When the husband and wife married, they moved into a heavily-mortgaged home that had been purchased with funds provided entirely by the wife. They signed a pre-nuptial agreement providing that if they separated, the wife would be repaid those funds from the sale of the home prior to any equalization.
When the parties did split three years later, the wife stayed in the matrimonial home while the husband, who was a self-employed contractor, moved into a 20-foot trailer home equipped with kitchen, bathroom and sleeping quarters. However, the split was very acrimonious.
The wife brought an urgent ex parte motion – i.e. without notice to the husband, who was on holiday out of the country – asking that she be given exclusive possession of the home. She also asked for a restraining order. As the court explained:
The [wife] brings this motion in this way because she is fearful about the [husband’s] reaction to her decision to end their relationship. While I am careful not to make definitive findings of fact given the ex parte nature of this proceeding, I note the [wife’s] affidavit evidence to the effect that the [husband] is a volatile and violent alcoholic. As she tells it, he has been intimidating and verbally abusive toward her for years. In the past year, he has been physically assaultive by pushing her and has even gone so far as to place his hands around her neck as if to threaten to choke her, removing them only when the children pulled him away. As recently as February or March 2014, the [wife] indicates that as the relationship deteriorated, the [husband] threatened to burn the matrimonial home down if he could not live in it. She says he even brought a can of gasoline inside to show that he means business. In sum, the [wife] describes a pattern of behaviour on the part of the [husband] that has been escalating in its abusiveness in the form of real and threatened violence.
The court added:
Indeed, it is partly because of the [husband’s] complete lack of financial stake in the property that the [wife] fears he will come through on his promise to burn the house down.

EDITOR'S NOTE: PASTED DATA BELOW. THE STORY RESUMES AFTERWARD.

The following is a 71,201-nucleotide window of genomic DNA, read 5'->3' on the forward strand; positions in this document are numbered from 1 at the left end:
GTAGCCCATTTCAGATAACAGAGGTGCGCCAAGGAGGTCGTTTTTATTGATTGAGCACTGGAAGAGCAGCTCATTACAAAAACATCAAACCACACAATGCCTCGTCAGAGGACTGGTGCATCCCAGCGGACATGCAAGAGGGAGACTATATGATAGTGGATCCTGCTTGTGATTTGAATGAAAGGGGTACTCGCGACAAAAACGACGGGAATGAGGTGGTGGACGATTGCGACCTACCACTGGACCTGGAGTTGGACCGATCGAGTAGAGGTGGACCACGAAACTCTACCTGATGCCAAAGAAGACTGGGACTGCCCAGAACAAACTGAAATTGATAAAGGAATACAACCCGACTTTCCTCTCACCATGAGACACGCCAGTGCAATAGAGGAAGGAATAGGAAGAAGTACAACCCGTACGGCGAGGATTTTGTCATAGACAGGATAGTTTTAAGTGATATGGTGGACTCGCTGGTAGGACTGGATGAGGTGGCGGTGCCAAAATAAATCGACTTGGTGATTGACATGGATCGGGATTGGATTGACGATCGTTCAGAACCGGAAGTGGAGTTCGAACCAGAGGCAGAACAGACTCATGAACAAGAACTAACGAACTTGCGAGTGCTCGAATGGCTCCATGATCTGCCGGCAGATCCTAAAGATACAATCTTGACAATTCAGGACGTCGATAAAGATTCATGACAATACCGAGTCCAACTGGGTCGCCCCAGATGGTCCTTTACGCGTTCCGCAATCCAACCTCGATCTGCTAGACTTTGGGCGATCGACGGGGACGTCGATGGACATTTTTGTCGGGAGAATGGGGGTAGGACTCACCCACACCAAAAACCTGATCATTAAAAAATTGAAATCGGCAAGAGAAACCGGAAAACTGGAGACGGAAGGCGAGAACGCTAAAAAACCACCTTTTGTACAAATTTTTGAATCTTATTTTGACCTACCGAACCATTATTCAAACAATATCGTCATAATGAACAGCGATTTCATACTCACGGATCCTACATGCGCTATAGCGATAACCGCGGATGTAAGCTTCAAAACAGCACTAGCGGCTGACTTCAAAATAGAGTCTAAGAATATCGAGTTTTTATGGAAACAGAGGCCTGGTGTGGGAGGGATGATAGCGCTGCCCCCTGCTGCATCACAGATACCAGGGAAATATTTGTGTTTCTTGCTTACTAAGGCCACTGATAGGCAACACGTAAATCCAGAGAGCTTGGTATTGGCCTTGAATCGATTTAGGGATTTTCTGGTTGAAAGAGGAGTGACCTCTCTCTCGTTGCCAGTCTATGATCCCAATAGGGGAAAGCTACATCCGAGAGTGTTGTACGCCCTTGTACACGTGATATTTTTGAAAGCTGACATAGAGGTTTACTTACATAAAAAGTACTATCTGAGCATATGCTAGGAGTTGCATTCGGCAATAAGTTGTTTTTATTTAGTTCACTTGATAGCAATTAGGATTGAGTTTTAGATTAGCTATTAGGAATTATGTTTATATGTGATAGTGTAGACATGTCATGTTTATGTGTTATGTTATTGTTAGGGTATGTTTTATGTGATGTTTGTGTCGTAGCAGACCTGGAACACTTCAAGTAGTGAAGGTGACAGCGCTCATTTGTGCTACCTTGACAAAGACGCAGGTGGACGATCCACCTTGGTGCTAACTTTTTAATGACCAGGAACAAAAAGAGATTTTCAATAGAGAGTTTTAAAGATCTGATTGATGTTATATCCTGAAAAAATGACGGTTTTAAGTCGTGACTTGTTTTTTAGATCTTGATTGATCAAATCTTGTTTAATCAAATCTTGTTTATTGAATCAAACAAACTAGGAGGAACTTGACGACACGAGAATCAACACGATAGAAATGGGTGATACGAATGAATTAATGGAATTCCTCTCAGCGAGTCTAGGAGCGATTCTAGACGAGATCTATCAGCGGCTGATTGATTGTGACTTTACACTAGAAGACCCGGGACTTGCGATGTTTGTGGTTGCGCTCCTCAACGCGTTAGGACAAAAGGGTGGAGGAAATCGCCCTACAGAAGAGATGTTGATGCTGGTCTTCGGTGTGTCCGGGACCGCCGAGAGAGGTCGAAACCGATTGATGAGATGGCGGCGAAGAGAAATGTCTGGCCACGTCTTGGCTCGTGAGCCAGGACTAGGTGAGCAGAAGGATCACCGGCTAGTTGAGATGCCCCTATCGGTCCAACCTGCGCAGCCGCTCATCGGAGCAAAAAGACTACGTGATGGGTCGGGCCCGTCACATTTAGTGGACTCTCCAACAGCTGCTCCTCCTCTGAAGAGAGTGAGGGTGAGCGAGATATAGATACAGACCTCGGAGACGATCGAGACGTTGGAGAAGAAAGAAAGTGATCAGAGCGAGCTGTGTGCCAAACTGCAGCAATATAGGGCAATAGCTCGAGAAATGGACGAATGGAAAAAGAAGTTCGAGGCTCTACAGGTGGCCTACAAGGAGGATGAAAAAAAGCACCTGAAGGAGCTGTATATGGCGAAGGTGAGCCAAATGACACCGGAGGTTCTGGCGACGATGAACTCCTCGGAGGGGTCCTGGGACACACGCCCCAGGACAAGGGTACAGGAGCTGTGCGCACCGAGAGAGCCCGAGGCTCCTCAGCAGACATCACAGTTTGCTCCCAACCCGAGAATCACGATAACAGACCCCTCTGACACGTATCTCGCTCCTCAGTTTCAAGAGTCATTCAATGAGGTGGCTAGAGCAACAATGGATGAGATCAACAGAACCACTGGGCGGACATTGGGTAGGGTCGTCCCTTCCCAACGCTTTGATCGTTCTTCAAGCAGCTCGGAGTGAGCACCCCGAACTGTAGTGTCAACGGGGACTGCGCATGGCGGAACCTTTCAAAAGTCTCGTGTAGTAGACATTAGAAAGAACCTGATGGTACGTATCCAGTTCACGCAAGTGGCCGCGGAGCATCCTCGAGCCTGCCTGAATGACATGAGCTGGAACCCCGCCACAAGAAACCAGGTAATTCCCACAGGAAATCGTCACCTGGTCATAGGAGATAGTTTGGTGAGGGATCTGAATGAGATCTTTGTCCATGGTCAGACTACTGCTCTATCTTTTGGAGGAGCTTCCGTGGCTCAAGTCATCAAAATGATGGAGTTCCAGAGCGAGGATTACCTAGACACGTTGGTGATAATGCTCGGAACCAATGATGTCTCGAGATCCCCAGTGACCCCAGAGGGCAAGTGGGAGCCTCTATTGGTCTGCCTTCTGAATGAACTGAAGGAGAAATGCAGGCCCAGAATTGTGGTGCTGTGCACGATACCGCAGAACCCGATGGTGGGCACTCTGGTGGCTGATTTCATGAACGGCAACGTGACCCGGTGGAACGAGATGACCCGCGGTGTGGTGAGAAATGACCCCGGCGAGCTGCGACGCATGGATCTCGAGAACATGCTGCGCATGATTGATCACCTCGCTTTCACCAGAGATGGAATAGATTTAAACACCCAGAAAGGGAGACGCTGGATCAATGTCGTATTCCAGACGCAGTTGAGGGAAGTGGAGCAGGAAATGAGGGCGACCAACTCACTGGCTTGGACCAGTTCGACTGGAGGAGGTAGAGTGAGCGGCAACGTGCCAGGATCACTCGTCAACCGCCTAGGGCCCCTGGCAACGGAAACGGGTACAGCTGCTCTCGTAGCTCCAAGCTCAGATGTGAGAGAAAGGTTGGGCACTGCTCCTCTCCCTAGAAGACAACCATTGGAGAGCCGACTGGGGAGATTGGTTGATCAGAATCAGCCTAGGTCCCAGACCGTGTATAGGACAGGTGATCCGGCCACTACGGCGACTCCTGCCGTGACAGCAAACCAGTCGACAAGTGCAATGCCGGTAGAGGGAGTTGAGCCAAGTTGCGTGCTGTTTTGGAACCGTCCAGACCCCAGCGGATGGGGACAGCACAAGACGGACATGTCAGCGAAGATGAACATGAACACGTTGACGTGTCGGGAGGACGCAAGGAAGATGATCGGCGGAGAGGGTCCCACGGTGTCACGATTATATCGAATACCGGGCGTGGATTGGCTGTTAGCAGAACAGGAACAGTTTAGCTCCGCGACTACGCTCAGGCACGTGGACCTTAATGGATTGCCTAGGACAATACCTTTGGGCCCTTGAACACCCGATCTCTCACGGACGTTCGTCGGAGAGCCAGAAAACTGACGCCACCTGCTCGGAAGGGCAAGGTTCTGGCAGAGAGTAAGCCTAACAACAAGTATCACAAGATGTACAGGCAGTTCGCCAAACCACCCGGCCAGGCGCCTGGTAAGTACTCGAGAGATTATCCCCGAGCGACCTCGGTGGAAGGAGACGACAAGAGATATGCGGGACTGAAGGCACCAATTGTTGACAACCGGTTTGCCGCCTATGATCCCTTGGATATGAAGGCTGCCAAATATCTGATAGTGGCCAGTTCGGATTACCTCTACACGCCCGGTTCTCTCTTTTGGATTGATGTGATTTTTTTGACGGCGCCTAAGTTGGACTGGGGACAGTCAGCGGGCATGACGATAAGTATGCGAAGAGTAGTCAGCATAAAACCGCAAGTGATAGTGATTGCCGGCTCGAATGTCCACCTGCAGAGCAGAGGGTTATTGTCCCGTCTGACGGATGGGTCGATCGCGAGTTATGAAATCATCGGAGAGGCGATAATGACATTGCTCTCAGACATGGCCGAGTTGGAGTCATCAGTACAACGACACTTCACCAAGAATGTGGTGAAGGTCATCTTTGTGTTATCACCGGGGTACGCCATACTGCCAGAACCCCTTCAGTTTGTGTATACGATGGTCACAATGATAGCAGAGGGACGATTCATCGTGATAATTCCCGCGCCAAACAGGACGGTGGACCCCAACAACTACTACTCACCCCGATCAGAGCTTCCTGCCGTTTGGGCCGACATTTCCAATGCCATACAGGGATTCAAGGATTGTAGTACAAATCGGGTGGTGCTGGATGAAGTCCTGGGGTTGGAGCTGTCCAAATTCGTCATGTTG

Since the husband was unaware of the motion and was not in attendance, the court pointed out that “as a simple matter of fundamental justice” it could not draw definitive conclusions after hearing only the wife’s side of the story. But that did not mean it should ignore her evidence altogether. As the court put it:
My objective is to put in place a structure to keep the peace while at the same time respecting the [husband’s] right to meaningfully participate in any proceeding infringing upon his interests. In my view, reducing the risk of violence or allegations of violence in this household is in the best interests of all involved and is a goal that is called for given the evidence and which outweighs the [husband’s] property rights in the short-term.
Even though the husband was not present, the court granted the order for exclusive possession until trial, as well as the restraining order, but ordered the matter be returned to court in 10 days to give the husband a chance to be heard. Although under Ontario family law both spouses had an equal right to possession of the matrimonial home, there are acknowledged exceptions; given the potential for violence and the fact the husband had other accommodation, this case was one of them.
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